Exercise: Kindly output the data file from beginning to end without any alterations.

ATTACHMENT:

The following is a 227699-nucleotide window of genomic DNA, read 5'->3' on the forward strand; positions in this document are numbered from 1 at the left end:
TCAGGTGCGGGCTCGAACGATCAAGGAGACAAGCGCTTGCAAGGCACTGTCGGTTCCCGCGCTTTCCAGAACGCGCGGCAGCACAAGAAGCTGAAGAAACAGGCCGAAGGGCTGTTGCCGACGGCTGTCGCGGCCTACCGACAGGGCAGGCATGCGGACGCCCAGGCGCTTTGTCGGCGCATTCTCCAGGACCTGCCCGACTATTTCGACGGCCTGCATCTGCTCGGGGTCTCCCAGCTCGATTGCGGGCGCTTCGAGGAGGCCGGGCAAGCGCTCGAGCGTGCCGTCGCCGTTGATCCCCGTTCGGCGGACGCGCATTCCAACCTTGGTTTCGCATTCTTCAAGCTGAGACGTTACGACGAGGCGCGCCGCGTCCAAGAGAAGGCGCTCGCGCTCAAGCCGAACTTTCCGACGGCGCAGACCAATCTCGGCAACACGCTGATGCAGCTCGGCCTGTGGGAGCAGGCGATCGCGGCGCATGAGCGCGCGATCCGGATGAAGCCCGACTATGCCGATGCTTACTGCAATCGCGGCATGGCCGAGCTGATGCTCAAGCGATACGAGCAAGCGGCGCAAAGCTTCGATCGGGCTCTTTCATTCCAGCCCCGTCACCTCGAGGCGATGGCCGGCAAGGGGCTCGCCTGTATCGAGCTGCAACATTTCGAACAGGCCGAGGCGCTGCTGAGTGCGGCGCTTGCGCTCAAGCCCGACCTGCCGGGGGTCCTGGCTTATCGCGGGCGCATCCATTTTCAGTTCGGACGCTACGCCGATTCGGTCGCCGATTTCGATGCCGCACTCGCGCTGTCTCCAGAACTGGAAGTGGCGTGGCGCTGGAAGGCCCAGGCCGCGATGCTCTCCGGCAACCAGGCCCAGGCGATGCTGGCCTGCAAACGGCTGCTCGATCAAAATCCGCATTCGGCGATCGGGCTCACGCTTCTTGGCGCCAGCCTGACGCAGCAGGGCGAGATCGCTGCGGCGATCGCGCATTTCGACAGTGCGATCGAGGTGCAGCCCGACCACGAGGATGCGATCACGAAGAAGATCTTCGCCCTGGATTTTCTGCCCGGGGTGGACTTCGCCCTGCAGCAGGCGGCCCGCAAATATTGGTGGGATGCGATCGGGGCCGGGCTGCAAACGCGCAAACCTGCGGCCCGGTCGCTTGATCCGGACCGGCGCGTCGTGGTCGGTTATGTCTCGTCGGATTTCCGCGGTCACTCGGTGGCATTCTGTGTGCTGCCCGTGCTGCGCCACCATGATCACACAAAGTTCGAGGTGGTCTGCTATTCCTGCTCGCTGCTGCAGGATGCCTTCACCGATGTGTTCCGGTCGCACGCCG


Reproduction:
The following is a 227699-nucleotide window of genomic DNA, read 5'->3' on the forward strand; positions in this document are numbered from 1 at the left end:
TCAGGTGCGGGCTCGAACGATCAAGGAGACAAGCGCTTGCAAGGCACTGTCGGTTCCCGCGCTTTCCAGAACGCGCGGCAGCACAAGAAGCTGAAGAAACAGGCCGAAGGGCTGTTGCCGACGGCTGTCGCGGCCTACCGACAGGGCAGGCATGCGGACGCCCAGGCGCTTTGTCGGCGCATTCTCCAGGACCTGCCCGACTATTTCGACGGCCTGCATCTGCTCGGGGTCTCCCAGCTCGATTGCGGGCGCTTCGAGGAGGCCGGGCAAGCGCTCGAGCGTGCCGTCGCCGTTGATCCCCGTTCGGCGGACGCGCATTCCAACCTTGGTTTCGCATTCTTCAAGCTGAGACGTTACGACGAGGCGCGCCGCGTCCAAGAGAAGGCGCTCGCGCTCAAGCCGAACTTTCCGACGGCGCAGACCAATCTCGGCAACACGCTGATGCAGCTCGGCCTGTGGGAGCAGGCGATCGCGGCGCATGAGCGCGCGATCCGGATGAAGCCCGACTATGCCGATGCTTACTGCAATCGCGGCATGGCCGAGCTGATGCTCAAGCGATACGAGCAAGCGGCGCAAAGCTTCGATCGGGCTCTTTCATTCCAGCCCCGTCACCTCGAGGCGATGGCCGGCAAGGGGCTCGCCTGTATCGAGCTGCAACATTTCGAACAGGCCGAGGCGCTGCTGAGTGCGGCGCTTGCGCTCAAGCCCGACCTGCCGGGGGTCCTGGCTTATCGCGGGCGCATCCATTTTCAGTTCGGACGCTACGCCGATTCGGTCGCCGATTTCGATGCCGCACTCGCGCTGTCTCCAGAACTGGAAGTGGCGTGGCGCTGGAAGGCCCAGGCCGCGATGCTCTCCGGCAACCAGGCCCAGGCGATGCTGGCCTGCAAACGGCTGCTCGATCAAAATCCGCATTCGGCGATCGGGCTCACGCTTCTTGGCGCCAGCCTGACGCAGCAGGGCGAGATCGCTGCGGCGATCGCGCATTTCGACAGTGCGATCGAGGTGCAGCCCGACCACGAGGATGCGATCACGAAGAAGATCTTCGCCCTGGATTTTCTGCCCGGGGTGGACTTCGCCCTGCAGCAGGCGGCCCGCAAATATTGGTGGGATGCGATCGGGGCCGGGCTGCAAACGCGCAAACCTGCGGCCCGGTCGCTTGATCCGGACCGGCGCGTCGTGGTCGGTTATGTCTCGTCGGATTTCCGCGGTCACTCGGTGGCATTCTGTGTGCTGCCCGTGCTGCGCCACCATGATCACACAAAGTTCGAGGTGGTCTGCTATTCCTGCTCGCTGCTGCAGGATGCCTTCACCGATGTGTTCCGGTCGCACGCCG